j.sharp at hpo.net
Mon May 16 04:16:42 EDT 2005
Thats interesting. I wonder how Wakamatsu and Adachi managed this feat with
so little fuss? The sort of thing a new generation of DV filmmakers arent
going to need to concern themselves with
I recently spoke to Tamura at the Udine Far East Film Festival, an event
which I should warn any potential journalist is far better for watching
movies than it is for interviewing guests you get on average of 20 minutes
to fire off your questions, which is hardly enough to go anywhere
significant with your line of questioning.
Still, I am surprised no one here has so far mentioned the marvelous
Nikkatsu Action program that Mark Schilling put together, but this was a
marvelous opportunity to see the works of the studio in the 60s put into
some sort of context with a Jo Shishido Western being but one of the
highpoints among such amazing titles as A COLT IS MY PASSPORT and GANGSTER
Anyway, I digress. Basically I only spoke to Tamura for about 30mins and he
looked fairly jetlagged and confused, having been flown in for Udine for
only one day apparently in the middle of a project, so he is still working
at least. He wasnt exactly evasive with his answers, but certainly not the
most forthcoming interviewee. I remember his wry chuckle when I mentioned
that Ogawa must have been a charismatic man, but other than that, he didnt
really say anything of interest.
What surprised me though when I actually took a detailed look at his filmog
before his Udine retrospective was just how diverse it his. I always think
of Tamura for muddy works like Magino Village or Suzuka, not vibrantly
colored fantasies like Lady Snowblood or Evil Dead Trap.
I think he has shot quite a few films recently the jmdb hasnt mentioned.
Theres been all these hour-long Aoyama works recently, but I also remember
a seeing a film recently called MY EASY-GOING SISTER, directed by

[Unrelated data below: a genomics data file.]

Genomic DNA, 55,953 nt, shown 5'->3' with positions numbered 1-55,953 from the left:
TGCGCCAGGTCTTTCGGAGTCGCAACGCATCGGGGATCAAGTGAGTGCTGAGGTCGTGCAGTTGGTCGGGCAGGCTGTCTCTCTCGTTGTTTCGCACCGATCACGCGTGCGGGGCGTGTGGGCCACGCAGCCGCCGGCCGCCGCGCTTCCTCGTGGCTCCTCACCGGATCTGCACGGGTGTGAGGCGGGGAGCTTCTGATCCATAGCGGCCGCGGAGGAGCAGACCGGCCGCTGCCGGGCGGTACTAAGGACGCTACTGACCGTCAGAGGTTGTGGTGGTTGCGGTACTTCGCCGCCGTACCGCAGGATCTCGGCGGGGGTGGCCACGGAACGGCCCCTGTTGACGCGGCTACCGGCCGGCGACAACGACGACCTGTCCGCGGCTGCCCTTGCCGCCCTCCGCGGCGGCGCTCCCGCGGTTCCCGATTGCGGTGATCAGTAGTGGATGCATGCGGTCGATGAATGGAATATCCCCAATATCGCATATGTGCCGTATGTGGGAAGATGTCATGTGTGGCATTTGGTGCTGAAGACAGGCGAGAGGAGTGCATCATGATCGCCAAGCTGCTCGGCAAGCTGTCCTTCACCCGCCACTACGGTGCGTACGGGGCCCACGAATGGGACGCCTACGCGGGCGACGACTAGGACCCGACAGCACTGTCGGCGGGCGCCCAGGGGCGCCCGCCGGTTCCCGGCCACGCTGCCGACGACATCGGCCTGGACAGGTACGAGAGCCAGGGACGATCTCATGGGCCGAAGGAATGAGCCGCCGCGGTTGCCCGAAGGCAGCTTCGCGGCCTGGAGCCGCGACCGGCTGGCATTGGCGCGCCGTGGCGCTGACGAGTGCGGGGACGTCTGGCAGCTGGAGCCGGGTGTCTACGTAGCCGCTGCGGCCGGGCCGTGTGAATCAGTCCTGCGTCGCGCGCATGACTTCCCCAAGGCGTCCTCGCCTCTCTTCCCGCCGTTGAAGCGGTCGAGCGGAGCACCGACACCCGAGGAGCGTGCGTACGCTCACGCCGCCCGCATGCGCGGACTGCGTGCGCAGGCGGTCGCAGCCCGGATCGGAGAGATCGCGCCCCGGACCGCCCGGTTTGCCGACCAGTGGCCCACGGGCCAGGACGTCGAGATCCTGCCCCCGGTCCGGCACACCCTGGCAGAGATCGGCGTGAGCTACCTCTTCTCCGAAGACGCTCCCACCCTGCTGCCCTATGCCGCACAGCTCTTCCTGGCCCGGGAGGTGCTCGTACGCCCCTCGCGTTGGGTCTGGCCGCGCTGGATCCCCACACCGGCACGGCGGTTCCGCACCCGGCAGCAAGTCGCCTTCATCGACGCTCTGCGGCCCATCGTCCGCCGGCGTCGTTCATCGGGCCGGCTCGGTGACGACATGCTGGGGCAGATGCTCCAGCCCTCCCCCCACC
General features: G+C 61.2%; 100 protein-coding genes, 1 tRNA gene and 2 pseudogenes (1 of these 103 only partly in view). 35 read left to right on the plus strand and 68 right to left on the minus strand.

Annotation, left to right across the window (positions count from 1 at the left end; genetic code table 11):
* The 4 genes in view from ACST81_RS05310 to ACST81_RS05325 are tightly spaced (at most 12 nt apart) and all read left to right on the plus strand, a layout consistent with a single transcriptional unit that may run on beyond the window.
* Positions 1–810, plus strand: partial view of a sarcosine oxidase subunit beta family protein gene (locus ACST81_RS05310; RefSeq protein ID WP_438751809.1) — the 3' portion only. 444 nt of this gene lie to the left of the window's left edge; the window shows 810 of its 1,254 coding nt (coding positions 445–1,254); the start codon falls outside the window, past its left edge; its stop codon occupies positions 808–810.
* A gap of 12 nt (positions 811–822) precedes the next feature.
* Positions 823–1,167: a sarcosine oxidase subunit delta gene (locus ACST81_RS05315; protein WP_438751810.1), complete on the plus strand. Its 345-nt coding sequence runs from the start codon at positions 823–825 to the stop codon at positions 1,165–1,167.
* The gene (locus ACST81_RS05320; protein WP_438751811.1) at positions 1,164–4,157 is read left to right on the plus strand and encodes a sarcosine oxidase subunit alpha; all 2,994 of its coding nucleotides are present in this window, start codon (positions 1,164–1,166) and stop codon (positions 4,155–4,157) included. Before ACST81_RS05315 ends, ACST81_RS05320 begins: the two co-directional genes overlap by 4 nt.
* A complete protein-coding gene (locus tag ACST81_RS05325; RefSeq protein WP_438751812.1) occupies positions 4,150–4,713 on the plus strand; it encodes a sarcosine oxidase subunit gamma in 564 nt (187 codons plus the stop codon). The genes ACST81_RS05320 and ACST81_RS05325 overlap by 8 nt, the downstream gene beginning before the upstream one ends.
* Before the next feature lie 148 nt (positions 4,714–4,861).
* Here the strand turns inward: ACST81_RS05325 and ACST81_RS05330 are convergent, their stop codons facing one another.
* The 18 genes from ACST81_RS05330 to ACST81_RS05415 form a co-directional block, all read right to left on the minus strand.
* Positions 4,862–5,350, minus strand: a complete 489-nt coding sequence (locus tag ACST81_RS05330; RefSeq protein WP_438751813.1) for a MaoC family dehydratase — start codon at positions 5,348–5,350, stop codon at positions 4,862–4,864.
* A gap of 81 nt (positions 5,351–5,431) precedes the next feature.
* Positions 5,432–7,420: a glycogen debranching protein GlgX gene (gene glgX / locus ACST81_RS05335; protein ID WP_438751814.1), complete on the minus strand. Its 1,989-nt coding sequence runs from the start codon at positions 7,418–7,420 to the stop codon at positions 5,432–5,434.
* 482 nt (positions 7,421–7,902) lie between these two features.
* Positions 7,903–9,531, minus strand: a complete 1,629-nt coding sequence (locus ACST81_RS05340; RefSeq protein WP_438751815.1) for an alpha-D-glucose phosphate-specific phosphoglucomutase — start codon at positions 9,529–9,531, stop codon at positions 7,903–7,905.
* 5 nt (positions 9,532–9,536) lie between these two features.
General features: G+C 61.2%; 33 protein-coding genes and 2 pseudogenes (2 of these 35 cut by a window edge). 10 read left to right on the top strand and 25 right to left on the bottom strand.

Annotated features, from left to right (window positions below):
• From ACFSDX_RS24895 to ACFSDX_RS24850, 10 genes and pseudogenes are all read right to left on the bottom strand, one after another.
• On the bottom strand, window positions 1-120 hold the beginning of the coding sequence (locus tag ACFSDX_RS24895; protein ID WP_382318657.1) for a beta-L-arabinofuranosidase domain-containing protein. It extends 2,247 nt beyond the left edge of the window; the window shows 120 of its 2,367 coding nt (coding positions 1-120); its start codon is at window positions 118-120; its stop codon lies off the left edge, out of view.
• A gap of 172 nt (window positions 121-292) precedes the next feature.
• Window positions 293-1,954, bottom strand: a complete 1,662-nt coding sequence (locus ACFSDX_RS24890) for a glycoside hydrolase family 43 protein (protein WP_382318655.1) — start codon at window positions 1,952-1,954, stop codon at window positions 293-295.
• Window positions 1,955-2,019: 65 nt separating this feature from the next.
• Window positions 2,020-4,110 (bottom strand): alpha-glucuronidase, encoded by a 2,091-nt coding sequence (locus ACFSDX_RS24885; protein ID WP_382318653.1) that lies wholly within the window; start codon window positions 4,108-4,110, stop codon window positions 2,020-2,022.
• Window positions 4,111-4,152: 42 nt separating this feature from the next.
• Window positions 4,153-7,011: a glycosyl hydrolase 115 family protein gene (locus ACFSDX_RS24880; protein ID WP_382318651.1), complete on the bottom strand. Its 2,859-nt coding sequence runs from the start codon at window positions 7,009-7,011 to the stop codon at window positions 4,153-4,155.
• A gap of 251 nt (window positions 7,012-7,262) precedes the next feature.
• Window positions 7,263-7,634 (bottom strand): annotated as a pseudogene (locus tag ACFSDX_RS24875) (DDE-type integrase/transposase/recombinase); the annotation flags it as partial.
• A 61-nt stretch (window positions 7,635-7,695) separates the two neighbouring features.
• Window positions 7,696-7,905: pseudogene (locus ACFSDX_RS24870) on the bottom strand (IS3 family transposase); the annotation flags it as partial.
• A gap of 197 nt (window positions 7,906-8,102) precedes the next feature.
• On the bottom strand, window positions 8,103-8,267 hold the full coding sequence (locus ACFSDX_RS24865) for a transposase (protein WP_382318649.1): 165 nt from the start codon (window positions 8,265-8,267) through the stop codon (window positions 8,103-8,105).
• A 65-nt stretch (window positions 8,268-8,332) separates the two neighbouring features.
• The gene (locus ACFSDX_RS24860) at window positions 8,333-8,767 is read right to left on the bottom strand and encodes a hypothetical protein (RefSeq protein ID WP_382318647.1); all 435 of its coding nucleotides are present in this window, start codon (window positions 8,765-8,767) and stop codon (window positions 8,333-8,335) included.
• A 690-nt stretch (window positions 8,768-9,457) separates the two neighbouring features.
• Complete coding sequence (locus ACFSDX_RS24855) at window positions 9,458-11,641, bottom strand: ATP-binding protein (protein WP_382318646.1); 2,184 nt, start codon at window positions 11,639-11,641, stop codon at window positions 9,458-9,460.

first-timer, Kei Shichiri, based on a TV adaptation of Mori Ogais novel
Sanshodayu written by Juro Kara. Not sure what happened to this one, but I
dont think it was ever released in Japan.
Midnight Eye: The Latest and Best in Japanese Cinema
Out Now from Stone Bridge Press:
The Midnight Eye Guide to New Japanese Film by Tom Mes and Jasper Sharp
Foreword by Hideo Nakata
--------- Original Message --------
From: KineJapan at lists.acs.ohio-state.edu
To: KineJapan <KineJapan at lists.acs.ohio-state.edu>
Subject: Tamura's Eureka
Date: 15/05/05 03:36
> I dropped by a favorite watering whole in Kabuki-cho last night only to
> find Tamura Masaki sitting there, drunk and lonely. It had been a while
> since we'd spoken, so we chatted about all sorts of things----trying
> our best to avoid the subject of Ogawa Pro, something neither of us
> seems to be able to avoid.
> I mentioned to Tamura that KineJapan had some discussion about the
> color scheme of Eureka, but that I don't remember if it was resolved or
> not. He was delighted to set the record straight. It's clearly
> something he's supremely proud of.
> When director Aoyama told him he wanted to shoot in black and white,
> yet have the last scene shift to color, Tamura told him it was
> impossible. I pointed out that was hardly true, and cited the examples
> from any number of films---say by Wakamatsu and Adachi.
> Tamura scoffed, "They didn't know what they were doing, and didn't
> care. It can't be done." He explained that, first, you'd have to use
> two kinds of film stock, black and white and color, and this would
> necessitate splicing the two sections together. This wouldn't look
> good. Perhaps you could have a unique reel just for the color, but it
> was so short that it wasn't practical.
> Then he explained that the main reason had to do with the thickness of
> the film stock, and having a separate reel for the color wouldn't take
> care of the consequences. Black and White and Color are different
> thicknesses, and thus require a focus shift during projection. This
> would have to be done on the fly, and needless to say this shift to
> color was at a crucial moment in the film. Even the best projectionist
> would require distracting fiddling with focus.
> So Tamura suggested shooting in black and white, but printing in color.
> He did many tests, and both he and Aoyama loved the results. Tamura
> studied the effects, tweaking lighting and camera until he had a sense
> of control. They shot, printed everything on color, and then found
> something else out. The labs simply didn't have experience with this,
> and so they had little control over the results. Tamura found that
> every print was different. He didn't like the first one. They sent the
> second one to Cannes. He thinks the third print they struck was the
> best, at least that's his memory of it.
> It sounds like he hasn't been working much lately. What a waste of one
> of Japan's great cinematographers.
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